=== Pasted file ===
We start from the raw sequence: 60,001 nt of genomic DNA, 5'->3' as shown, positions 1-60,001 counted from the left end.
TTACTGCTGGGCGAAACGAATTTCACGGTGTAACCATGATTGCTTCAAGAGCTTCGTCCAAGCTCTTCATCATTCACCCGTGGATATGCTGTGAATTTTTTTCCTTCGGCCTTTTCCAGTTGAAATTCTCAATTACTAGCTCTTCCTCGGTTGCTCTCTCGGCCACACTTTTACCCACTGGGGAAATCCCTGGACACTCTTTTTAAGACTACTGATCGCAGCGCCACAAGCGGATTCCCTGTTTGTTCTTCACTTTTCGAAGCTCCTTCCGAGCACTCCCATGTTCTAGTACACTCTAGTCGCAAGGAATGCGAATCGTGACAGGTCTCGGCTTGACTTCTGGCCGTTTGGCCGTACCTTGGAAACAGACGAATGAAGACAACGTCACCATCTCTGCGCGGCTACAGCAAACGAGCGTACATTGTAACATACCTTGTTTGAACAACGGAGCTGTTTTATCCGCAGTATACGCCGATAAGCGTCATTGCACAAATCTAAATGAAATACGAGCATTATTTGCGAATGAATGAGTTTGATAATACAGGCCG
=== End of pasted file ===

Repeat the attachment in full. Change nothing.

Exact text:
We start from the raw sequence: 60,001 nt of genomic DNA, 5'->3' as shown, positions 1-60,001 counted from the left end.
TTACTGCTGGGCGAAACGAATTTCACGGTGTAACCATGATTGCTTCAAGAGCTTCGTCCAAGCTCTTCATCATTCACCCGTGGATATGCTGTGAATTTTTTTCCTTCGGCCTTTTCCAGTTGAAATTCTCAATTACTAGCTCTTCCTCGGTTGCTCTCTCGGCCACACTTTTACCCACTGGGGAAATCCCTGGACACTCTTTTTAAGACTACTGATCGCAGCGCCACAAGCGGATTCCCTGTTTGTTCTTCACTTTTCGAAGCTCCTTCCGAGCACTCCCATGTTCTAGTACACTCTAGTCGCAAGGAATGCGAATCGTGACAGGTCTCGGCTTGACTTCTGGCCGTTTGGCCGTACCTTGGAAACAGACGAATGAAGACAACGTCACCATCTCTGCGCGGCTACAGCAAACGAGCGTACATTGTAACATACCTTGTTTGAACAACGGAGCTGTTTTATCCGCAGTATACGCCGATAAGCGTCATTGCACAAATCTAAATGAAATACGAGCATTATTTGCGAATGAATGAGTTTGATAATACAGGCCG